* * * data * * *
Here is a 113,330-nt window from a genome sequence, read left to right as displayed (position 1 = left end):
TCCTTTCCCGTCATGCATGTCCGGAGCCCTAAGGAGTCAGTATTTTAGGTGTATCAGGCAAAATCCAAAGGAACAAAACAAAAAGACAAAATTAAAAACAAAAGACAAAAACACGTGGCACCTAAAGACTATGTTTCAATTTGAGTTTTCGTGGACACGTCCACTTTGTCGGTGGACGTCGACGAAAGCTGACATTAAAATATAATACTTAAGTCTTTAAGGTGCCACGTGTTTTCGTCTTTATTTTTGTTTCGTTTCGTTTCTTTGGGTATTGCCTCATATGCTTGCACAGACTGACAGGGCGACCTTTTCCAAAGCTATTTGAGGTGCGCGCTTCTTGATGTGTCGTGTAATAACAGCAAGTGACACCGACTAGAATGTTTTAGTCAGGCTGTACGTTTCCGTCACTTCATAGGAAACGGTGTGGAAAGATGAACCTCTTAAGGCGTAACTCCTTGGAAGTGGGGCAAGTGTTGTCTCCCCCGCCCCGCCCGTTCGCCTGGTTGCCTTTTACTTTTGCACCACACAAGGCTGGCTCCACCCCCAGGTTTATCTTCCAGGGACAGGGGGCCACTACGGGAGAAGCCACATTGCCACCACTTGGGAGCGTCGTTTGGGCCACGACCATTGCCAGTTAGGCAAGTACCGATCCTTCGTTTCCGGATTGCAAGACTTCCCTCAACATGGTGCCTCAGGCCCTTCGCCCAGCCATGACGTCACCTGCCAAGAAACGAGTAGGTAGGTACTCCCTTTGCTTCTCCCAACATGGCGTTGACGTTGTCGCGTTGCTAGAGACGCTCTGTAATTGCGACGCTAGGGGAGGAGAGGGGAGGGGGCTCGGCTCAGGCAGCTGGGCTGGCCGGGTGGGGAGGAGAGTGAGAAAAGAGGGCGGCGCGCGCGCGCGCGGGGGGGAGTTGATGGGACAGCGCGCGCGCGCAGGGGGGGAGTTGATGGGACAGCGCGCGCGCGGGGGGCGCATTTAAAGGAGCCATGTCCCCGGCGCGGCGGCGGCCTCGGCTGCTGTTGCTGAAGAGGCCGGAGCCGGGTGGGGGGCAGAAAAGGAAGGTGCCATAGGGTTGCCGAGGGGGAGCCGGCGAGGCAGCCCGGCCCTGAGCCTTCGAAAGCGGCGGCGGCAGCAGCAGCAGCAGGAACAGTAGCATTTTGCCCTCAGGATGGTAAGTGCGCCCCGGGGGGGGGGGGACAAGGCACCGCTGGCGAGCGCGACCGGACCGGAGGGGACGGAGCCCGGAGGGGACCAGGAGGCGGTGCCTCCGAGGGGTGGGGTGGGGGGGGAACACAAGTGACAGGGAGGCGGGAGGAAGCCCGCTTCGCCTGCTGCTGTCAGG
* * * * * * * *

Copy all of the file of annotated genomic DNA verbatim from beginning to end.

Here is a 113,330-nt window from a genome sequence, read left to right as displayed (position 1 = left end):
TCCTTTCCCGTCATGCATGTCCGGAGCCCTAAGGAGTCAGTATTTTAGGTGTATCAGGCAAAATCCAAAGGAACAAAACAAAAAGACAAAATTAAAAACAAAAGACAAAAACACGTGGCACCTAAAGACTATGTTTCAATTTGAGTTTTCGTGGACACGTCCACTTTGTCGGTGGACGTCGACGAAAGCTGACATTAAAATATAATACTTAAGTCTTTAAGGTGCCACGTGTTTTCGTCTTTATTTTTGTTTCGTTTCGTTTCTTTGGGTATTGCCTCATATGCTTGCACAGACTGACAGGGCGACCTTTTCCAAAGCTATTTGAGGTGCGCGCTTCTTGATGTGTCGTGTAATAACAGCAAGTGACACCGACTAGAATGTTTTAGTCAGGCTGTACGTTTCCGTCACTTCATAGGAAACGGTGTGGAAAGATGAACCTCTTAAGGCGTAACTCCTTGGAAGTGGGGCAAGTGTTGTCTCCCCCGCCCCGCCCGTTCGCCTGGTTGCCTTTTACTTTTGCACCACACAAGGCTGGCTCCACCCCCAGGTTTATCTTCCAGGGACAGGGGGCCACTACGGGAGAAGCCACATTGCCACCACTTGGGAGCGTCGTTTGGGCCACGACCATTGCCAGTTAGGCAAGTACCGATCCTTCGTTTCCGGATTGCAAGACTTCCCTCAACATGGTGCCTCAGGCCCTTCGCCCAGCCATGACGTCACCTGCCAAGAAACGAGTAGGTAGGTACTCCCTTTGCTTCTCCCAACATGGCGTTGACGTTGTCGCGTTGCTAGAGACGCTCTGTAATTGCGACGCTAGGGGAGGAGAGGGGAGGGGGCTCGGCTCAGGCAGCTGGGCTGGCCGGGTGGGGAGGAGAGTGAGAAAAGAGGGCGGCGCGCGCGCGCGCGGGGGGGAGTTGATGGGACAGCGCGCGCGCGCAGGGGGGGAGTTGATGGGACAGCGCGCGCGCGGGGGGCGCATTTAAAGGAGCCATGTCCCCGGCGCGGCGGCGGCCTCGGCTGCTGTTGCTGAAGAGGCCGGAGCCGGGTGGGGGGCAGAAAAGGAAGGTGCCATAGGGTTGCCGAGGGGGAGCCGGCGAGGCAGCCCGGCCCTGAGCCTTCGAAAGCGGCGGCGGCAGCAGCAGCAGCAGGAACAGTAGCATTTTGCCCTCAGGATGGTAAGTGCGCCCCGGGGGGGGGGGGACAAGGCACCGCTGGCGAGCGCGACCGGACCGGAGGGGACGGAGCCCGGAGGGGACCAGGAGGCGGTGCCTCCGAGGGGTGGGGTGGGGGGGGAACACAAGTGACAGGGAGGCGGGAGGAAGCCCGCTTCGCCTGCTGCTGTCAGG